By Keiter CPAs
Keiter Transaction Advisory & Tax Partner, Scott Zickefoose, shared insights on the impact of the PPP loans in the article, “$284 billion round of Paycheck Protection Program loans becoming available for businesses affected by the pandemic”, featured in Richmond Times-Dispatch.
The pace at which the funds for loans will be exhausted this time around is uncertain.
Some financial experts think the loan program will not be exhausted as quickly this time, in part because many businesses have been able to re-open since last summer.
“It is kind of hard to anticipate the demand with the qualifier of a 25% decline in revenue,” said Scott Zickefoose, a senior director for Henrico County-based accounting firm Keiter. “Fortunately, a lot of people I am speaking with did not qualify for that,” because their business results did improve over the course of last year as businesses were able to re-open.
“My expectation is that it should not move as quickly as the first round,” Zickefoose said.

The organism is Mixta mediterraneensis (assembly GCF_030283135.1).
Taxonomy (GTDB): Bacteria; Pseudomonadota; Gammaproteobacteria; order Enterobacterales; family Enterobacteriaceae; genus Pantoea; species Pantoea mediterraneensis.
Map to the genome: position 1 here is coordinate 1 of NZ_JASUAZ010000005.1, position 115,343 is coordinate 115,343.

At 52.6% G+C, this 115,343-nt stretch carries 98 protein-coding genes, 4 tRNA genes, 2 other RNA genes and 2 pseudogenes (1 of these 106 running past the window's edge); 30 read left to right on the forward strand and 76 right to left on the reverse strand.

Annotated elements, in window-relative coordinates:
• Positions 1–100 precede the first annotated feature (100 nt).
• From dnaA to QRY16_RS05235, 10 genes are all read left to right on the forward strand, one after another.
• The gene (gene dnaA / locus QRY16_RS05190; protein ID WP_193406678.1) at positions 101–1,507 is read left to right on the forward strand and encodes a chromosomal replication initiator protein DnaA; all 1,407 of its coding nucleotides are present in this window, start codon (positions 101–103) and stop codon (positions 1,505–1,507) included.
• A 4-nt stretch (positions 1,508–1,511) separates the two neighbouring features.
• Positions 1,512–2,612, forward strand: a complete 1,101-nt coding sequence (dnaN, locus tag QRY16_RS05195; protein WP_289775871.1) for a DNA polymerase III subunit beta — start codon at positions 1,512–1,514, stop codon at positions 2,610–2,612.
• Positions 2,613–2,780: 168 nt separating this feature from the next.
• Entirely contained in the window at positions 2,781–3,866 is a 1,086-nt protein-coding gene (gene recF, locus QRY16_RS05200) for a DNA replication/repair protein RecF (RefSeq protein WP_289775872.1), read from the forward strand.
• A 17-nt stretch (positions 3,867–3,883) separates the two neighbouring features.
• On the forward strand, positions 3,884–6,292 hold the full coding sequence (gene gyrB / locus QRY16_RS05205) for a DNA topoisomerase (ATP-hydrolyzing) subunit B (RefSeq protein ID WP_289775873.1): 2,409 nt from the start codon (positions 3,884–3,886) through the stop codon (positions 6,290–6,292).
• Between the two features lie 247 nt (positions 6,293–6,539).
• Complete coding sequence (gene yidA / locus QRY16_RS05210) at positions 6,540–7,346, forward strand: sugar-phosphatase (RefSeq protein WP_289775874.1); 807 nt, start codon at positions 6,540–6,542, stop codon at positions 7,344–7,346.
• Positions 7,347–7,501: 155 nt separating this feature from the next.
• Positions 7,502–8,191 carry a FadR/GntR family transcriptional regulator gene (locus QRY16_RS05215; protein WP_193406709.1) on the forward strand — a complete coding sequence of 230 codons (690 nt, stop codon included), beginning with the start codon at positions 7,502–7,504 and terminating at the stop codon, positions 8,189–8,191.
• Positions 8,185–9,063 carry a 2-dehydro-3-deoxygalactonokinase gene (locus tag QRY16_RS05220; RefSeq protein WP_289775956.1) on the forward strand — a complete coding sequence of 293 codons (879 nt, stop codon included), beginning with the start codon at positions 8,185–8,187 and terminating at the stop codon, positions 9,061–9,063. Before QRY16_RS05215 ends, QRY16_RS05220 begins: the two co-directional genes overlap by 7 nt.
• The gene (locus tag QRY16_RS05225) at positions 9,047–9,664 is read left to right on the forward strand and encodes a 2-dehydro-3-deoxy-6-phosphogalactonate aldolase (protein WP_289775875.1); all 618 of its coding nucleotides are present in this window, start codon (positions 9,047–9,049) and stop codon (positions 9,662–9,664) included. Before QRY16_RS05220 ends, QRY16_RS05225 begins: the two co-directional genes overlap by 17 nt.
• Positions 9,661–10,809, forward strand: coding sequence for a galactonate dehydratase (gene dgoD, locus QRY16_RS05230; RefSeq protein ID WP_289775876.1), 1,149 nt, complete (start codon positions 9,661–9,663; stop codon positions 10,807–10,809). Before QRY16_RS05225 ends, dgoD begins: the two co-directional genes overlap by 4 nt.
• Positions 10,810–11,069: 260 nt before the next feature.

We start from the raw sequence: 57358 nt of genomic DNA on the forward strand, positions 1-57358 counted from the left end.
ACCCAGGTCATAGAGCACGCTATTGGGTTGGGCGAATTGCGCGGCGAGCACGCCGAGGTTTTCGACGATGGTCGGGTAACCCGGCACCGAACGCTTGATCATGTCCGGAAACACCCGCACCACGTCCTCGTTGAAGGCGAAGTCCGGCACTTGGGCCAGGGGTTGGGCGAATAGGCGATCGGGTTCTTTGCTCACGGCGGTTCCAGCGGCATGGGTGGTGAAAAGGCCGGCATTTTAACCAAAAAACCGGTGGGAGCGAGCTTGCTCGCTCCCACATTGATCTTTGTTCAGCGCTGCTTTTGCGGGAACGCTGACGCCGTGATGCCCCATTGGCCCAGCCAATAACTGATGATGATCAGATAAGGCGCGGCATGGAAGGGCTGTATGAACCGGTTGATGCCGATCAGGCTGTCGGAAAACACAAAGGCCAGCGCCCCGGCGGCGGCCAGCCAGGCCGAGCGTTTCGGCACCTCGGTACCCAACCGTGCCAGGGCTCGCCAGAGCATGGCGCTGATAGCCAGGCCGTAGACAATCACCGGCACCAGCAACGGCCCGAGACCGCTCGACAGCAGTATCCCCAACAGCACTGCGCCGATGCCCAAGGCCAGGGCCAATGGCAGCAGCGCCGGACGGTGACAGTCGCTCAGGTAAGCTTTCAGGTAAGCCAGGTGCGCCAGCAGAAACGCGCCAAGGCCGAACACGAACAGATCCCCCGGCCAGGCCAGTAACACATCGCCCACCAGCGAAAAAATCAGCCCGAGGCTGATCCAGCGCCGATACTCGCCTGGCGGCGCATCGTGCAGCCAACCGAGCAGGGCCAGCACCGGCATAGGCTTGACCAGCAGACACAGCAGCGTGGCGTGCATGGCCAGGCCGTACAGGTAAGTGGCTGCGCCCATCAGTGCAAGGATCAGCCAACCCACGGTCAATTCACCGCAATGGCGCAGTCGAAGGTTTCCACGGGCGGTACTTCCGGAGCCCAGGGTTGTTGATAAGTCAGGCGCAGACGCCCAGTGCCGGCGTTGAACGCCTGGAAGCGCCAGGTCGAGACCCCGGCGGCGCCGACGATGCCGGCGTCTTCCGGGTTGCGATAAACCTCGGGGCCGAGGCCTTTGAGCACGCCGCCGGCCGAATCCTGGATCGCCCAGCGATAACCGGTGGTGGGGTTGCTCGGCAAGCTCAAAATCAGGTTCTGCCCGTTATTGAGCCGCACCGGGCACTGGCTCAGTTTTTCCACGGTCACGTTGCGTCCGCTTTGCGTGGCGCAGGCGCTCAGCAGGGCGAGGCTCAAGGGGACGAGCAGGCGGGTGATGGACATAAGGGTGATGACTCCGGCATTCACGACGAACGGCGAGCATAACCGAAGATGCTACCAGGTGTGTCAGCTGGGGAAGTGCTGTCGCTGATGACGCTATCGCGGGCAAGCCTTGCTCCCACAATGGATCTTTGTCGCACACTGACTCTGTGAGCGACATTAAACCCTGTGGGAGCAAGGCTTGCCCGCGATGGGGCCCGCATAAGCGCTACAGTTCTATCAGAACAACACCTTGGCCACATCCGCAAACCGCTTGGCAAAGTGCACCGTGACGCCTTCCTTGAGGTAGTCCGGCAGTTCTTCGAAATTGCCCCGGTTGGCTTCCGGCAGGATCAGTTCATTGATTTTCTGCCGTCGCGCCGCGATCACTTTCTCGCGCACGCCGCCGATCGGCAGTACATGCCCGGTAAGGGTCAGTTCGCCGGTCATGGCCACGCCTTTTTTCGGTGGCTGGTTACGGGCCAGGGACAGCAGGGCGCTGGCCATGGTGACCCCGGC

The types of organizations that can qualify for loans also has been expanded in the latest round. For instance, housing cooperatives and certain media businesses are eligible this time, Zickefoose said.
Also included this time are 501(c)(6) organizations, which would include groups such as chambers of commerce. They can get loans as long as they are not engaged in lobbying, and so can “destination marketing organizations,” which would include tourism groups.
Business advisers, banks and other financial firms also are awaiting more guidelines from the federal government on what is expected to be a simplified process for businesses to apply for loan forgiveness if they borrowed less than $150,000, said Doug Jones, a managing director and fractional chief financial officer for clients of Fahrenheit Advisors, a Richmond-based consulting firm.
Additional PPP and CAA Informational Resources
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The information contained within this article is provided for informational purposes only and is current as of the date published. Online readers are advised not to act upon this information without seeking the service of a professional accountant, as this article is not a substitute for obtaining accounting, tax, or financial advice from a professional accountant.